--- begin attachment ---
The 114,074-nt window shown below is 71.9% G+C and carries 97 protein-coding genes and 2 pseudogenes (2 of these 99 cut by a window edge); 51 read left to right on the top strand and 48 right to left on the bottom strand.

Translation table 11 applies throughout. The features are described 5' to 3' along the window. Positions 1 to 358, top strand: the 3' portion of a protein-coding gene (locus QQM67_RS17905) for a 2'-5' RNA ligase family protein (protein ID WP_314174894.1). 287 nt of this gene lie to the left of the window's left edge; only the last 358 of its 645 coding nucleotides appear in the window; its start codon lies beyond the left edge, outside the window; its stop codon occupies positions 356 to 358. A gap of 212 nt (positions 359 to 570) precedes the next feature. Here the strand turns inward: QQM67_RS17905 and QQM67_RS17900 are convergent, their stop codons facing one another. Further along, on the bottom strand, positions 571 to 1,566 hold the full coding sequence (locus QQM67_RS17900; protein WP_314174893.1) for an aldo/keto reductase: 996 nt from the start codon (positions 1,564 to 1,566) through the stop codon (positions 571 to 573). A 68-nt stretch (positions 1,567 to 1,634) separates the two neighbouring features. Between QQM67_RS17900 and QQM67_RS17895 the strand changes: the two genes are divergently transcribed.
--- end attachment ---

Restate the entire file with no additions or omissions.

The 114,074-nt window shown below is 71.9% G+C and carries 97 protein-coding genes and 2 pseudogenes (2 of these 99 cut by a window edge); 51 read left to right on the top strand and 48 right to left on the bottom strand.

Translation table 11 applies throughout. The features are described 5' to 3' along the window. Positions 1 to 358, top strand: the 3' portion of a protein-coding gene (locus QQM67_RS17905) for a 2'-5' RNA ligase family protein (protein ID WP_314174894.1). 287 nt of this gene lie to the left of the window's left edge; only the last 358 of its 645 coding nucleotides appear in the window; its start codon lies beyond the left edge, outside the window; its stop codon occupies positions 356 to 358. A gap of 212 nt (positions 359 to 570) precedes the next feature. Here the strand turns inward: QQM67_RS17905 and QQM67_RS17900 are convergent, their stop codons facing one another. Further along, on the bottom strand, positions 571 to 1,566 hold the full coding sequence (locus QQM67_RS17900; protein WP_314174893.1) for an aldo/keto reductase: 996 nt from the start codon (positions 1,564 to 1,566) through the stop codon (positions 571 to 573). A 68-nt stretch (positions 1,567 to 1,634) separates the two neighbouring features. Between QQM67_RS17900 and QQM67_RS17895 the strand changes: the two genes are divergently transcribed.